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The park at the western entrance to the McKinley Village neighborhood is named in honor of Russ Solomon, the legendary Sacramento resident who founded Tower Records and built it into a global music and cultural phenomenon.

Born in San Francisco in 1925, Russ grew up mostly in Sacramento where his father Clayton established Tower Cut Rate Drugs in the Tower Theatre building in the 1930s. In 1941, at the age of 16, Russ began selling used jukebox records at his father’s drugstore and soon had his own street entrance for his music business. In 1960, he opened his second store (Tower North on Watt Avenue); in 1968, a third store in San Francisco just as the golden age of rock was peaking; and soon thereafter, the iconic Tower Records on Sunset Strip in West Hollywood. By the 1990s, Tower was a global enterprise with over $1 billion in revenues and more than 200 stores. With stores in the United States and 14 other countries, Tower was the nation’s largest privately held music retailer.

Tower Records was more than a business enterprise - it transformed the music business as its innovative, vibrant megastores became gathering spots for music, video, and book lovers who shopped and mingled late into the evening. Like the store in New York’s Greenwich Village, they were all landmarks in their own right. While Tower ultimately gave way to massive shifts in music retailing, Solomon’s contributions to the music world had a profound effect for decades around the world. In March 2015, a poignant documentary on Tower’s history and legacy, “All Things Must Pass,” produced by former Sacramentan and actor Colin Hanks debuted in Austin, Texas. In 2016, Russ was inducted into the California Hall of Fame. He passed away in 2018.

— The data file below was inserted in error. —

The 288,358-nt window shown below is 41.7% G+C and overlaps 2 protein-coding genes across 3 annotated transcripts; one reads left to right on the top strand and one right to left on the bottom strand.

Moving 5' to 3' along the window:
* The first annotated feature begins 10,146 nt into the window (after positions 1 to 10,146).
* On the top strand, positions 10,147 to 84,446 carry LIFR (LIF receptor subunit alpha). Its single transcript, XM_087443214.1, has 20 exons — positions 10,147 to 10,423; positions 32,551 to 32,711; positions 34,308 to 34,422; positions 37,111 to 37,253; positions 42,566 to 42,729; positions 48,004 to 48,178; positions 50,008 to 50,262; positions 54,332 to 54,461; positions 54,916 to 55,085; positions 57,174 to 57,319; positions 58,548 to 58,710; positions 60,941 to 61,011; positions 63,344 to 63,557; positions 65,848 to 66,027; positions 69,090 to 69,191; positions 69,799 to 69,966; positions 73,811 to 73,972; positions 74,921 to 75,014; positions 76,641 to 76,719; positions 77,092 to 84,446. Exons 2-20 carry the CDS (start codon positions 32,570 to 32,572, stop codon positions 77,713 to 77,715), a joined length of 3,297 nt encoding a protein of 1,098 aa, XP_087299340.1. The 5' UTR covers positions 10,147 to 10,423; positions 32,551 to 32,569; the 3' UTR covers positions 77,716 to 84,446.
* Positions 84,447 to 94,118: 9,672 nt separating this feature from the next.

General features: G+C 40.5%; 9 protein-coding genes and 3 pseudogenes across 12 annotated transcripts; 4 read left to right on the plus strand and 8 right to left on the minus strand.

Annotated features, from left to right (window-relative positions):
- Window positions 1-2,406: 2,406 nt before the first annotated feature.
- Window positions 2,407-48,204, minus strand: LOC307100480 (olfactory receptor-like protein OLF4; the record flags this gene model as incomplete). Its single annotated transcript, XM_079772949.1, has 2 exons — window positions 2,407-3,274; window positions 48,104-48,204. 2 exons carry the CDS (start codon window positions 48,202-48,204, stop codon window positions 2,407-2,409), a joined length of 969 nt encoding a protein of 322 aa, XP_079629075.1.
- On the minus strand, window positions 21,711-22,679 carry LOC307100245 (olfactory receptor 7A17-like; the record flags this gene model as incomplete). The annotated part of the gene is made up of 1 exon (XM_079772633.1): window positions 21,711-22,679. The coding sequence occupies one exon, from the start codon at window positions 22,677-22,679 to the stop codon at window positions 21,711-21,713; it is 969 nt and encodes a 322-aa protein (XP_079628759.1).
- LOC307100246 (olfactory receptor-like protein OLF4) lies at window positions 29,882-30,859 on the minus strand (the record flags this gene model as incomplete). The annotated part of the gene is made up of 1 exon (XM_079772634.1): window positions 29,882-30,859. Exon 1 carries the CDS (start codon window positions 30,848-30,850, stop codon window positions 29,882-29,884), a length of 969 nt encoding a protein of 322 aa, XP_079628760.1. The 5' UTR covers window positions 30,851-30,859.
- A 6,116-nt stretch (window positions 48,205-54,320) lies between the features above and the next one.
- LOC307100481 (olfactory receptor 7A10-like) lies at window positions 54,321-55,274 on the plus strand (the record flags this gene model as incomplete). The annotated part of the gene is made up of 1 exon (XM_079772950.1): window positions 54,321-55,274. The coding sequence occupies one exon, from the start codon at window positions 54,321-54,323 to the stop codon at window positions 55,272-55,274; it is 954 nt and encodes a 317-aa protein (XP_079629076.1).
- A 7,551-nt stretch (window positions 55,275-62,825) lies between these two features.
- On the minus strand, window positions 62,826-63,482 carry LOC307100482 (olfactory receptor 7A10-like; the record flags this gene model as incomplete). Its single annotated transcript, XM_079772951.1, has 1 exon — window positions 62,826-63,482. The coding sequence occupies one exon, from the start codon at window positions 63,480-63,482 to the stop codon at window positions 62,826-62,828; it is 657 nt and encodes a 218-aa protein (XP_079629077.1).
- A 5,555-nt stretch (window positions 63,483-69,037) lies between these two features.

In addition to shaping the modern music scene across the world, Russ was an active supporter of the Sacramento arts scene. He was a member of the Crocker Art Museum Board of Directors and an early Board member of KVIE. Russ was instrumental in the formation of Sacramento’s Artists Cooperative Gallery, which later became known as the Artists Contemporary Gallery. He supported the work of and collected many of Sacramento’s well-known artists such as Wayne Thiebaud, Gary Pruner, Suzanne Adan, Jack Ogden, Jerald Silva, Helen Post, Ralph Goings, Ken Waterstreet, Ruth Rippon, Darrell Forney, Maija Peeples, Roy De Forest, Sandy Shannonhouse, Robert Arneson, Peter Vandenberg, Camille Vandenberg, and others.

Russ was a talented photographer and had several exhibitions of his own work during his lifetime, including a 2015 exhibition at the Sacramento City College Kondos Gallery featuring portraits he took of Sacramento community leaders and residents.